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  5. "C'est aussi la plus ancienne…

"C'est aussi la plus ancienne."

Translation:It is also the oldest one.

March 27, 2013



So how would one say older, rather than oldest? All I thought plus implied was just more of something, not the most of something.


plus ancienne = older

la plus ancienne = the oldest

The definite article makes it more extreme.


What about saying 'the older one'?


In English we make a distinction - if there are 3 or more persons/items being compared, then one is "the oldest" (or "cutest" or "meanest" or whatever). If there are only two, then one is "the older" (etc.)

The French don't make this distinction. If one is older than any other(s), then she is "the oldest".


Diana, to add to your comment:

A comparative compares a person or thing with another person or thing. A superlative compares a person or thing with the whole group of which that person or thing is a member:

When there are just two members in a group, traditionally, we use the comparative. However, in informal situations people often use the superlative:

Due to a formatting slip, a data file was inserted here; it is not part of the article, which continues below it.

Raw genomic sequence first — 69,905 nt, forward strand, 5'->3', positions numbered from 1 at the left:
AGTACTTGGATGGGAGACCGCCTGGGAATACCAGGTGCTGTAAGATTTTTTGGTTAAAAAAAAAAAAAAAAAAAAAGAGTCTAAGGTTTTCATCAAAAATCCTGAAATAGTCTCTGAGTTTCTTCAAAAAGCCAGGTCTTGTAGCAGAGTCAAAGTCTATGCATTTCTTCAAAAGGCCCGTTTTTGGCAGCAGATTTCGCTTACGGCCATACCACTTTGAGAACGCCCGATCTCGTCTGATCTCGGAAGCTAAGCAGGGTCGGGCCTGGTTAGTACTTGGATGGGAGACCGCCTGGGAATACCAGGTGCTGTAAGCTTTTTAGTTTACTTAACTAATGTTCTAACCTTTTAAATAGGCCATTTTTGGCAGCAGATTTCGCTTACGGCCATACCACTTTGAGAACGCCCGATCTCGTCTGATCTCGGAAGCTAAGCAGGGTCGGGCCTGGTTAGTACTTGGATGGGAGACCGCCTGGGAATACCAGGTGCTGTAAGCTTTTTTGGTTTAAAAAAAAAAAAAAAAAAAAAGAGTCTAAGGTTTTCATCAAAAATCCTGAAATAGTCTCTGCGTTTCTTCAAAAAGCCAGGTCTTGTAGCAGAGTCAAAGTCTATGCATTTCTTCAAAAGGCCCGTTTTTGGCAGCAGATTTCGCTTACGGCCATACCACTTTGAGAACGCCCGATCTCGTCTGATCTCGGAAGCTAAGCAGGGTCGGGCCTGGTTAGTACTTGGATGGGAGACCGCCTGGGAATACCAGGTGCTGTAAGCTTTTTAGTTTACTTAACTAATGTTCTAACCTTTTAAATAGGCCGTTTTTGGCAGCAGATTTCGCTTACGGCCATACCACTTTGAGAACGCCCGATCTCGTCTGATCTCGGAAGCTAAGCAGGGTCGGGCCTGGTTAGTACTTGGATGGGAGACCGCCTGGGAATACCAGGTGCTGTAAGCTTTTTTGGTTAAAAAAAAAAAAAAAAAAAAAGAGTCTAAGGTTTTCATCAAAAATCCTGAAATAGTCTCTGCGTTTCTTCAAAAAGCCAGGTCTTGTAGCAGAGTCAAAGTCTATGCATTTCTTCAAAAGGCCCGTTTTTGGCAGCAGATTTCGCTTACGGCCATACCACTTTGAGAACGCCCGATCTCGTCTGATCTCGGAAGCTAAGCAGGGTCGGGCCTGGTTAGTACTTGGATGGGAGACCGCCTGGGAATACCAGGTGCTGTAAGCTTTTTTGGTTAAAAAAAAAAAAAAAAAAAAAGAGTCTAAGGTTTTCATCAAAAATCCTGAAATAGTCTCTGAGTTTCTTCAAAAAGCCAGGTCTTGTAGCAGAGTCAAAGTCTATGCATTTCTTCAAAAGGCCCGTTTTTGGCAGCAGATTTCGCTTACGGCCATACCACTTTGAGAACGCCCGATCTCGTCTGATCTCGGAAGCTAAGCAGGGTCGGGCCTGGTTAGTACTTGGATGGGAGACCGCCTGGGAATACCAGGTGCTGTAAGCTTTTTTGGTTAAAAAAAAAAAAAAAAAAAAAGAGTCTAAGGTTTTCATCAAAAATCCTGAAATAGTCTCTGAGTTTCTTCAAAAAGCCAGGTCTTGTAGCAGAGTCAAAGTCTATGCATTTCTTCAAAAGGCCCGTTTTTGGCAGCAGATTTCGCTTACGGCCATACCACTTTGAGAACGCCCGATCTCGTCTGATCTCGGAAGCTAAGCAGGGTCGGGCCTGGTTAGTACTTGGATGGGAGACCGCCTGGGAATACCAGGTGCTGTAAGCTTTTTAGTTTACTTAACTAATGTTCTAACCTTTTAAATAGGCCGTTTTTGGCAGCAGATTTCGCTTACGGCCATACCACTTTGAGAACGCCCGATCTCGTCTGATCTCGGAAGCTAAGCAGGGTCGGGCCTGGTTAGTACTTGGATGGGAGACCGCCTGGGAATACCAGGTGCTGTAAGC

Who is younger, Zsuzsanna or Louise ? (traditional usage)

Danny and Hank are both tall, but Hank is the tallest. (more informal)


Merci Renclair x 1000. Nice and simple knowing that la amps it up from older to oldest.


Why not "she's also the oldest"?


Sitesurf has informed us that one would not use "ancien/ne" to refer to people, although I don't think DL is au courant with that.

  • 1962

What about if we refer for example to a female turtle or another long living animal (with a known sex to be able to call her a "she") - would "ancienne" be used is such a meaning?


So this could refer to a house, for instance, but not to my aunt?


Because "ancienne" ("ancien") is an adjective, and for an adjective describing a person you need to use "il/elle est". See http://french.about.com/library/weekly/aa032500.htm